A guest post by Pierre Chartrand
December 6, 2017
Swinging (as in “swing your partner round and round”) is the essence of Québécois country dancing. In fact, it can almost be considered the inspiration for all our figure dances. Our quadrilles, cotillions, and “sets” (the distinctively Québécois form of square dancing) represent the artistic epitome of how people can meet each other. This is particularly true of the quadrille, the first dance done in this show, which has a gradually increasing number of exchanges, first between partners, and then with all the other couples.
For a dancer, to swing well means being very aware of one’s partner and being able to adjust. The swing is the figure that reveals the most about its practitioners, whether male or female. Some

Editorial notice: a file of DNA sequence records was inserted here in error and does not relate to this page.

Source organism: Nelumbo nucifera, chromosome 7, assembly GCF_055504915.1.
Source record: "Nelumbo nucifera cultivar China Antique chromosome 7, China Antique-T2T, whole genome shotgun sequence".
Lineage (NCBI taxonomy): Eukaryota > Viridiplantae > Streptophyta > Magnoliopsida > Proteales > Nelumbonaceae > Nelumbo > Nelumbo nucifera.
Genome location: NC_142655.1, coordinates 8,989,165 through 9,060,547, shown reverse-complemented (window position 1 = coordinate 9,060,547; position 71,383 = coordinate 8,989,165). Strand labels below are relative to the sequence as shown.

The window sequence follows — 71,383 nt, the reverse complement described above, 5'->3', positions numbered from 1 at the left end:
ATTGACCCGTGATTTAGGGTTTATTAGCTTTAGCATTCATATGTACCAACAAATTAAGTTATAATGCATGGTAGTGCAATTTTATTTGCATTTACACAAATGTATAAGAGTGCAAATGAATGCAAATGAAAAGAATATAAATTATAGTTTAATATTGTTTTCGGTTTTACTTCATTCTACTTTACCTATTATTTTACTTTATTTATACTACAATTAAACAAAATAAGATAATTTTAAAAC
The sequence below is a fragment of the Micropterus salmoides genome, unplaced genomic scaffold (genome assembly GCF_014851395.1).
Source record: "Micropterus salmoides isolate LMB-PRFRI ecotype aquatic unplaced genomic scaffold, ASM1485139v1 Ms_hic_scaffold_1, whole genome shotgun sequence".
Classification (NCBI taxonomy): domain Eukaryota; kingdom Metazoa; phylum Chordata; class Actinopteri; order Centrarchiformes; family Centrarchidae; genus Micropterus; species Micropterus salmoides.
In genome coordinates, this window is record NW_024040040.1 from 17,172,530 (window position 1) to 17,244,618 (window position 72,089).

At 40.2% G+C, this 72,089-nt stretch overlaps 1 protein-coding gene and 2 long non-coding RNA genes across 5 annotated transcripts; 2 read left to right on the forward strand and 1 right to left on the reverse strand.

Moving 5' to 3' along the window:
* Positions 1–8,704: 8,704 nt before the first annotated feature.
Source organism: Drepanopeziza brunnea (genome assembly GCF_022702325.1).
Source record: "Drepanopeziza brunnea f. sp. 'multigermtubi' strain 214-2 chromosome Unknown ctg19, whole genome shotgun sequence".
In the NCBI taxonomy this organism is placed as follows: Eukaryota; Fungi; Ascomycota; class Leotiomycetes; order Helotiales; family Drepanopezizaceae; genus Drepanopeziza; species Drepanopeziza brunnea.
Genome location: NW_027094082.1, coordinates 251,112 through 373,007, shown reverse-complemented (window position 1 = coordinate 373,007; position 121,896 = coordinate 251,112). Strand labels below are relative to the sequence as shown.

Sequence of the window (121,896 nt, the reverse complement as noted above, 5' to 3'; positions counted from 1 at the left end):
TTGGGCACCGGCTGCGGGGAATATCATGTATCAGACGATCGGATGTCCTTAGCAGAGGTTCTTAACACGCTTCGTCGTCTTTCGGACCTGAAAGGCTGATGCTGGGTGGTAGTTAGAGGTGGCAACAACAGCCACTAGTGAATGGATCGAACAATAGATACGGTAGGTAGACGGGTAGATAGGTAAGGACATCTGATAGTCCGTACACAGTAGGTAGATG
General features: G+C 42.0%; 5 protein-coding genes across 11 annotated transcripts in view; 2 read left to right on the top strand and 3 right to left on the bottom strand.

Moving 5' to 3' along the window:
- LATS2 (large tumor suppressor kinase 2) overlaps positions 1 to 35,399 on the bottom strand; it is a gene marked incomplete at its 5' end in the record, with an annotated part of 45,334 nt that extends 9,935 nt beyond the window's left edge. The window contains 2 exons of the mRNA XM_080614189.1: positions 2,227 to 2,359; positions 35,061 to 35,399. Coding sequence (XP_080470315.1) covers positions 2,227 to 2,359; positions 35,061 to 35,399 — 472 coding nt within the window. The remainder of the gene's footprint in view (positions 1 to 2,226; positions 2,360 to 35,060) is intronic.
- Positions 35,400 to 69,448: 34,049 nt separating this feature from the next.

dancers say, “Show me how you do the swing and I’ll tell you what you are like.” It is only a small step from that concept to the viewpoint that traditional dancing is a key element of human culture. By taking part in a social dance like the quadrille or the set, we, as did our ancestors, express our affinity with the group and our acceptance of common rules—while still maintaining some measure of personal freedom. Social dancing continually ensures that the trend toward separation and isolation in our society is not inexorable.
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